George Washington may rightly be known as the "Father of his Country" but, for the two decades before the American Revolution, Benjamin Franklin was the world’s most famous American.
Franklin was a celebrated scientist and inventor.1 His electrical experiments had won him the Royal Society's Copley Medal, the 18th Century equivalent of the Nobel Prize, and his inventions included the lightning conductor, the first map of the Gulf Stream and a new musical instrument in the glass armonica – for which Gluck, Mozart and Beethoven all composed concertos. Franklin’s genius was internationally acclaimed, with Immanuel Kant describing him as “The Prometheus of Modern Times” and David Hume hailing him as America’s “first great man of letters”.2
Born on January 17, 1706 in Boston, Benjamin Franklin was the tenth and youngest son of an independent tallow chandler and soap maker.3 He was apprenticed at the age of twelve to his printer brother James, but, following a dispute, Benjamin moved to Philadelphia in 1723. The next year the young printer was on the move again, this time to London, Britain's great imperial capital, and his eighteen-month stay would have a lasting influence. In 1726 he returned to America and made Philadelphia his permanent family home.
From as early as his mid-twenties, Franklin (in partnership with his wife Deborah) started to become successful, first as a printer, then also as a newspaper proprietor, writer, and merchant. In the years that followed, and inspired by his time in London, he founded some of America’s great institutions. These included the American Philosophical Society (based on the Royal Society), the Library Company of Philadelphia (the first successful public lending library in America), and the Academy of Philadelphia that would ultimately become the University of Pennsylvania. Following his retirement from daily involvement in his business and on taking up public service on a full time basis in 1748, Franklin also helped to establish America’s first public hospital and a system of Fire Insurance, having already created a Fire Service in 1736.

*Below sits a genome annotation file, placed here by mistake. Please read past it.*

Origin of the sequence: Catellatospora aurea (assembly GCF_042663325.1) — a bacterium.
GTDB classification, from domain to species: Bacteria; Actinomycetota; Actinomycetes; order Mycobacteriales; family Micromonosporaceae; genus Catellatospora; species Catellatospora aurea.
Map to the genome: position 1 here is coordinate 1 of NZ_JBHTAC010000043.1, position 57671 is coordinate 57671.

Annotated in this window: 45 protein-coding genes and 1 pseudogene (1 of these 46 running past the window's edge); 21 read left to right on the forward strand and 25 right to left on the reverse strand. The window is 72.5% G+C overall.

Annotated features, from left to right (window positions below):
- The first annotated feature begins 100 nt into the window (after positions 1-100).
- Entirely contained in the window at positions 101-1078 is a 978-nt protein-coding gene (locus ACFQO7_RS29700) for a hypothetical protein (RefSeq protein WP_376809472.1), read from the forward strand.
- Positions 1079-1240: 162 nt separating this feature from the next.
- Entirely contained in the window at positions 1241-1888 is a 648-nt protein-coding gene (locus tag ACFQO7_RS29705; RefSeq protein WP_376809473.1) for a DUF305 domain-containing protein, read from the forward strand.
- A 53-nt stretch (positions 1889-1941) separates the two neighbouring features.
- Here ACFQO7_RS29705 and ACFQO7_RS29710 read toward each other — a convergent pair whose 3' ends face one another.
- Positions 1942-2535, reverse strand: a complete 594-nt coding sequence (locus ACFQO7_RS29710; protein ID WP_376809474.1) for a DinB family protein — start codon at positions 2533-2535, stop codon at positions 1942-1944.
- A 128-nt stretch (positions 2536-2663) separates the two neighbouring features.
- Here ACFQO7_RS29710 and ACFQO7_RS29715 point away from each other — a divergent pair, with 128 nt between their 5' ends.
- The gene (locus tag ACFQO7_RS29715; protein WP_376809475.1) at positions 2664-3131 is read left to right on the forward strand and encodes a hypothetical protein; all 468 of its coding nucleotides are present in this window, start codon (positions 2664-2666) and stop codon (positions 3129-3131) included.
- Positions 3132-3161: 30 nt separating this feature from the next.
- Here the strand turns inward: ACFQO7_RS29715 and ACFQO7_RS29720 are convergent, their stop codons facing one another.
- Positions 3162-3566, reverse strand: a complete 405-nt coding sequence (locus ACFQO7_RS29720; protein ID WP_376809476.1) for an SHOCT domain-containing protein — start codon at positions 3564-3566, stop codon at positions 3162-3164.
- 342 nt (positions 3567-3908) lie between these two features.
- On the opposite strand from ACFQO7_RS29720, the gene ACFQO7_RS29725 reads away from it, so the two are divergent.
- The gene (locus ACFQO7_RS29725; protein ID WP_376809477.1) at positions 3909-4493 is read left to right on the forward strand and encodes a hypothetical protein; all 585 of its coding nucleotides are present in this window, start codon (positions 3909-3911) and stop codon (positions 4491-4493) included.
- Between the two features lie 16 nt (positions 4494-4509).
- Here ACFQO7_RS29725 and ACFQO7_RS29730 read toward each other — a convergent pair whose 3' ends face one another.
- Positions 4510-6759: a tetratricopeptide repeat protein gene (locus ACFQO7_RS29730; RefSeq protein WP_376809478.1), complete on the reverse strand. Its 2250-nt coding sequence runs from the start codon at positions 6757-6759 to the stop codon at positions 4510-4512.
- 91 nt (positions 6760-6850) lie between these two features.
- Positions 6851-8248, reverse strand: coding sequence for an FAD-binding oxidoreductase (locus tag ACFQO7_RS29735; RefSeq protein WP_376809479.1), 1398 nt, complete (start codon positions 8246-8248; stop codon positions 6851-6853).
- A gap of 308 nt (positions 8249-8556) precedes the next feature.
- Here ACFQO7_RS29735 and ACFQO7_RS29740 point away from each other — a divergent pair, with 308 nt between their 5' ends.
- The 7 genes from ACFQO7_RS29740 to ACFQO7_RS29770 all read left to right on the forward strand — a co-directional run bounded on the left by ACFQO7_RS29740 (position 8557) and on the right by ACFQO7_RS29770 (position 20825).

By 1757 Franklin was Deputy Postmaster for North America and a leading member of the Assembly of Pennsylvania, which sent him to London as its representative. During his time in Britain (1757- 1762 and 1764 to March 1775), he also took on representation for Massachusetts, New Jersey, and Georgia and fought hard for a reconciliation between Britain and its American colonies. Yet, when spurned by the anti-Americans in Lord North’s government and after fleeing Britain to escape arrest, he became a fierce American patriot.
Having returned to America, Franklin became an early advocate of confederation and was one of the committee of five appointed to draft the Declaration of Independence. His most striking contribution was his suggestion to Thomas Jefferson that the phrase ‘We hold these truths to be sacred and undeniable’ be changed to ‘We hold these truths to be self evident’, which thereby neatly substituted natural law for divine sanction. Franklin was the only man to sign the three key documents in the birth of the United States: the Declaration of Independence, the Treaty of Paris, and the Constitution.